Every year, the city of Lyon in Eastern France holds a four day “Festival of Lights”. This year Lyon presented over 50 light installations and light shows using mediums such as buildings, squares, streets and parks. From the 7th-10th December, thousands of people descended on the popular city to see it with their own eyes (and of course take some insta-worthy photos). “C’est le feu” (C’est le feu: literally- it’s fire, actual meaning- it’s lit).
I can’t deny that the Fête des Lumières was one of the reasons I choose Lyon as the city where I wanted to complete my year abroad. So, to say I was excited when Friday night came around would be a bit of an understatement! Wrapped up tight, I made my way with flatmates and friends through the candle-lit streets towards the centre of town. With 70+ stalls worth of Christmas markets to the left, gigantic flowers towering above my eye-line and what appeared to be a couple of huge flying fish down the street on the right, deciding where to start was not easy. Fortunately, all the installations were fairly close to each other and interspersed (thank God!) by stalls selling “vin chaud” (mulled wine) for €2 a go. Excitement reached a maximum when, huddled in a café warming fingers on coffee cups, brains still filled with flashing lights, we glanced outside just as snowflakes began to fall. The Fête des Lumières made for a truly magical night, filled with sparkles and snowflakes and smiles.
There is more to the event, however, than the beautiful lights that first meets the eye. Nowadays, the theme of lights has become focused around exhibiting and celebrating the work of upcoming artists. Every year, on the 8th December however, there is an added element to the celebrations – the “lumignons” (a pretend word comprised of the words lumière which means light, and mignon, or cute). The lumignons are small candles in glass jars, and they are the link between today’s celebrations and the reason why the festival begin.
On the 8th September 1852, the lyonnaise population were preparing for the inauguration of a statue of the Virgin Mary constructed upon the “Forvière basilica”. However, on the same day, one of the two rivers of the city flooded- delaying the festivities by 3 months to the 8th December. On this postponed date, the weather once again posed a problem. The city was ravaged by a storm meaning that the event was cancelled. Miraculously however, as evening came, the weather fell calm again. The inhabitants of Lyon spontaneously descended into the streets making their way towards the statue to give thanks to Mary, using small candles to light their way. These candles are known today as “Les Lumignons du Coeur” (les Lumignons du Coeur: candles from the heart).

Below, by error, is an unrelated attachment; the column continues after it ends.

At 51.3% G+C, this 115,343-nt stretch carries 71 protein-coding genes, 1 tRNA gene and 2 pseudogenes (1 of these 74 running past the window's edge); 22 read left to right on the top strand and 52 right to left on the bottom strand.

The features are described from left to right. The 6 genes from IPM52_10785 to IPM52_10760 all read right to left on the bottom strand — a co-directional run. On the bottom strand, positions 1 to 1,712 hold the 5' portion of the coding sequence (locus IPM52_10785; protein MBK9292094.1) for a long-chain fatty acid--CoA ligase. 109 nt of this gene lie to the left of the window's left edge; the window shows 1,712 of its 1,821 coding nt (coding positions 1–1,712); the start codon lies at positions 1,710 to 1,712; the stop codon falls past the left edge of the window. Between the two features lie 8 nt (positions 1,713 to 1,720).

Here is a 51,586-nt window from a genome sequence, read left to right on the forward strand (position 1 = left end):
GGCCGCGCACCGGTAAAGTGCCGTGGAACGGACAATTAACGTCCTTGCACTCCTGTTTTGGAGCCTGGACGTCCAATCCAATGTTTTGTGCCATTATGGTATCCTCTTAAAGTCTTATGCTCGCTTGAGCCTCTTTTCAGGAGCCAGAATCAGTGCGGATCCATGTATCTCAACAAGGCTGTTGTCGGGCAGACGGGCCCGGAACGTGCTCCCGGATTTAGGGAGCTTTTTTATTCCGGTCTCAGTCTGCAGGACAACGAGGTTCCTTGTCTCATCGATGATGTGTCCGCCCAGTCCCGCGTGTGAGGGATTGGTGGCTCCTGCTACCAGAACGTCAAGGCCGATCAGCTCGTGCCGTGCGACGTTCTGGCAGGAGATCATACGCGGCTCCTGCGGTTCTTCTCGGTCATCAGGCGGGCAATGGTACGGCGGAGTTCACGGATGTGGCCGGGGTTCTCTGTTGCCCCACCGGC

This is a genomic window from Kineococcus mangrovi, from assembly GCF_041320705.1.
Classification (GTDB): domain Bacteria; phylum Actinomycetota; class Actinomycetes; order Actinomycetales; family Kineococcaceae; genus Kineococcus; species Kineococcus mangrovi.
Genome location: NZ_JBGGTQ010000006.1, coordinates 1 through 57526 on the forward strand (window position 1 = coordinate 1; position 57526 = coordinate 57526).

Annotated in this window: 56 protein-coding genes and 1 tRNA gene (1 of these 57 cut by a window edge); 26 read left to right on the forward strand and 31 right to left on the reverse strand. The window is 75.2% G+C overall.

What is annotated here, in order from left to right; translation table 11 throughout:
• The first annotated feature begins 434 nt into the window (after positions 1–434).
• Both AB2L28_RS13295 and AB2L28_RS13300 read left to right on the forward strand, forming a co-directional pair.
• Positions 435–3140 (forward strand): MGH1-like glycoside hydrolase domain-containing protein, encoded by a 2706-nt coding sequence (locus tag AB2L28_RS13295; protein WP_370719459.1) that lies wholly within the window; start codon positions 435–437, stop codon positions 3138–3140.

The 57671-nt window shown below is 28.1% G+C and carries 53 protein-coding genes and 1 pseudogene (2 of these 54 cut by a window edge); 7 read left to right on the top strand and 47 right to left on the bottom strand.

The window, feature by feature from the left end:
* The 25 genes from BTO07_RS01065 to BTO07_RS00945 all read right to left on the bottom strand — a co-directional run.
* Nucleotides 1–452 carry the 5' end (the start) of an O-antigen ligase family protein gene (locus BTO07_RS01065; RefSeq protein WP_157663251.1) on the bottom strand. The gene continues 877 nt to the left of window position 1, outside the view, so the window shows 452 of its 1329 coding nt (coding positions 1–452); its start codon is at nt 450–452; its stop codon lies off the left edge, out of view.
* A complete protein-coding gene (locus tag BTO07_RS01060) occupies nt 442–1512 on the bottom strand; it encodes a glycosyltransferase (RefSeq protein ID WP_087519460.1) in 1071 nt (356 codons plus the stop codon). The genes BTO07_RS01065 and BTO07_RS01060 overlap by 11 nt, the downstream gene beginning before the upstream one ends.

Now, every year, to remember the origins of the festival, a procession takes place on December 8th towards the Forvière Basilica. Lumignons are grasped in hands and placed in windows facing the street. An appeal is made to citizens of Lyon and to visitors to purchase these lumignons – the proceeds of which are donated to a different charity each year. This year, the chosen charity was “Association Laurette Fugain”, a 15 year old organisation that has been working towards encouraging people across France to become donors; be it for blood, plasma or organs.
The charity “Association Laurette Fugain” was founded in 2002. One of the most thought-provoking quotes on their website is “How can we imagine one day being a receiver if we have never been a donor”, an idea that underlines the fact that we only ever realise the importance of giving when it is too late. The association was founded as a tribute to Laurette Fugain who was herself a victim of leukaemia. After a battle of 10 months, she sadly lost her life and as a consequence, her mother set up this charity. As well as encouraging donors, the organisation also works to help advance medical research in the field of leukaemia, and to support sufferers and their families. On the website, Laurette’s mother explains that during the period of her hospitalisation, she found it unimaginable how little information and encouragement was given to the general public as to how to become a donor. She says that it is really hard to accept that there is a human-being dying in front of your eyes due to the fact that other people aren’t aware that they had the means to save her.
Through the donation process at the Fête des Lumières, in lighting a lumignon, light is shed both here and over there. In a society where people’s reluctance to give, stems from a belief that in doing so they will have less themselves, it struck me that Lyon has used a flame to symbolise charity and giving. Giving is just like the light from a flame. The more it is shared, the more it grows- improving everyone’s ability to see.